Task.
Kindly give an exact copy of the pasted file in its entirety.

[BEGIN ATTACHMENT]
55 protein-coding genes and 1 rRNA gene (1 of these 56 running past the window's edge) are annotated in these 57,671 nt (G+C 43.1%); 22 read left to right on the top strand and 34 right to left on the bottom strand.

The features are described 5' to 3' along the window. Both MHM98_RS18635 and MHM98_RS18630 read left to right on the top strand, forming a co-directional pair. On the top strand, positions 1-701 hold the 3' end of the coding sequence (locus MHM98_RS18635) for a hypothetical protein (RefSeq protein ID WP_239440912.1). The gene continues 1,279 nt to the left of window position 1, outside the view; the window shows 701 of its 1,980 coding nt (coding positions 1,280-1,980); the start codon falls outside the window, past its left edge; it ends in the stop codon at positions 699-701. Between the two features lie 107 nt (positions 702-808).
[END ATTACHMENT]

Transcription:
55 protein-coding genes and 1 rRNA gene (1 of these 56 running past the window's edge) are annotated in these 57,671 nt (G+C 43.1%); 22 read left to right on the top strand and 34 right to left on the bottom strand.

The features are described 5' to 3' along the window. Both MHM98_RS18635 and MHM98_RS18630 read left to right on the top strand, forming a co-directional pair. On the top strand, positions 1-701 hold the 3' end of the coding sequence (locus MHM98_RS18635) for a hypothetical protein (RefSeq protein ID WP_239440912.1). The gene continues 1,279 nt to the left of window position 1, outside the view; the window shows 701 of its 1,980 coding nt (coding positions 1,280-1,980); the start codon falls outside the window, past its left edge; it ends in the stop codon at positions 699-701. Between the two features lie 107 nt (positions 702-808).